While there are many benefits to living at home, there are also numerous drawbacks. For starters, you’re living with your parents or other family members. You’re not part of the dorm life, or out on your own and truly independent like you might want to be. Also, you have to travel in bad weather to and from campus. I live in a place where it seems like there’s no fall or spring, just summer and winter. Traveling to campus in the winter is a treacherous drive, and extremely dangerous. In addition, you have to worry about parking on campus. At my university, resident students are allowed to park in commuter lots. If you don’t leave early enough, you can’t find a spot near the buildings. While it saves money, living at home presents other hassles.

Living at home isn’t for everyone, but it is an option that is often overlooked. While you may have to make a few aggravating drives and sacrifice some privacy, you will save tons of money tuition-wise, housing-wise, and living expense-wise. My point isn’t to convince you that being a commuter student is the best option, because quite frankly it may not be for your circumstance. I would just encourage students to weigh all the options before making the decision to move away for school.

What are your thoughts? Are there any major perks or drawbacks that I missed?

2014 Best Grad Schools:Inside the Guide [An Infographic]

So you’re about to graduate college – congrats! What now?

As the economy recovers, so does the job market, allowing new opportunities to emerge. This is great news for those who are currently in college! However, many of these jobs require candidates to have more than an undergraduate degree. It is predicted that 2.6 million new jobs will be created between 2010 and 2020, and that individuals with masters or doctoral degrees will be the ones to fill those spots.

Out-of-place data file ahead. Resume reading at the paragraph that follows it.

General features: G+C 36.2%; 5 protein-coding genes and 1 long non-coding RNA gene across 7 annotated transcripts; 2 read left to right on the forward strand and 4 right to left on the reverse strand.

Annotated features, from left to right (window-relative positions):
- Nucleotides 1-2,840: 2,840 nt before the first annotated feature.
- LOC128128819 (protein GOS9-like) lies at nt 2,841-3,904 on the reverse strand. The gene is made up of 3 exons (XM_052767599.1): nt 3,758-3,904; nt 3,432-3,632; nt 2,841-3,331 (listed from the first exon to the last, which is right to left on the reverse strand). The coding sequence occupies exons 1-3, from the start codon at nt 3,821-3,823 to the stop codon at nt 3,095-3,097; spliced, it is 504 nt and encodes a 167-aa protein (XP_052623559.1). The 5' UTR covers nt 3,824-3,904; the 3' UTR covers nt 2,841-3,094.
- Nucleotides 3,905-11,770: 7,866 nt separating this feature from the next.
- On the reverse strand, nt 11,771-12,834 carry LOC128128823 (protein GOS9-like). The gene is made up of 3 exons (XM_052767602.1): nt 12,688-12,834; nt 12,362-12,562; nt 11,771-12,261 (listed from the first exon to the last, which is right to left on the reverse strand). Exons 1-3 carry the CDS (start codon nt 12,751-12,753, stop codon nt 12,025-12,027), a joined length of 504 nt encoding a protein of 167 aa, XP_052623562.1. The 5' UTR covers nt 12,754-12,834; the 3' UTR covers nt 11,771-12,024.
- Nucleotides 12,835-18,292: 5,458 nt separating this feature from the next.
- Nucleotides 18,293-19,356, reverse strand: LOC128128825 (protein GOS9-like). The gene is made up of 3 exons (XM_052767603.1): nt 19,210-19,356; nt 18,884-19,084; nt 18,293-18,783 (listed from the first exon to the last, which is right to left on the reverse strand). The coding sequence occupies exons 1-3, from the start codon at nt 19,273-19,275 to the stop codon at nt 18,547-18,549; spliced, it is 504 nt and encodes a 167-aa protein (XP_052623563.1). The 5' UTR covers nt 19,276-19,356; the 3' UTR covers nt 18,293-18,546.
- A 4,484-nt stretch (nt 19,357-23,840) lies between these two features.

Many students are turning to graduate school as a way of carving a niche for themselves in today’s competitive job market. Grad school can be a risky bet which could land you in a deep pit of student loan debt, or it could result in a dream job with a six-digit salary. Such a commitment requires a great deal of research, and with the growing number of programs offered it can quickly become an overwhelming process. Meeting with advisers and professors is a great starting point, but most students will want to do some investigating on their own. It is important to gather a wide variety of non-biased information, but with the endless amount of websites, books and blog articles dedicated to “facts” about grad school, it can be difficult to find high-quality sources. This is why I recommend U.S. News & World Report’s annual Grad Guide.

Best Grad Schools Infographic


Each year, U.S. News & World Report surveys thousands of programs and academic professionals to create a guidebook that helps students navigate the world of graduate school. For the second year in a row, has taken some key information from this elaborate, 200+ page grad guide and created an infographic to help students streamline their research. The goal behind this piece, as with all infographics, is to take a large amount of information and condense it into a unique graphic that’s easy to understand. Similar to the 2013 grad school infographic, The Good & The Bad in Bad, this 2014 edition highlights trends regarding admissions, debt and salaries for the top five professional fields (Business, Education, Engineering, Health & Medicine and Law).

New this year is a section called the “Virtual Path”, which describes the growth in options for online graduate programs. There is also the option to attend a partially online program, where some classroom attendance is required. Such opportunities are favored among non-traditional students who may have children or a full-time job. As this trend increases you will find that there are some great resources for affordable online education programs.

As graduate school becomes a more prevalent option for those holding college degrees, it is important that this decision is made with all of the right information at hand. This infographic should not be used to replace your grad school research, but it is a great way to quickly gather information and gain an understanding of new trends in the academic and professional worlds.

Good luck to all who join me in the pursuit of a higher-education!

To view the full infographic, and purchase your copy of U.S. News & World Report’s Best Graduate Schools 2014 guidebook at 10% off list price, visit or click the above image.

The Good & The Bad in Grad [An Infographic]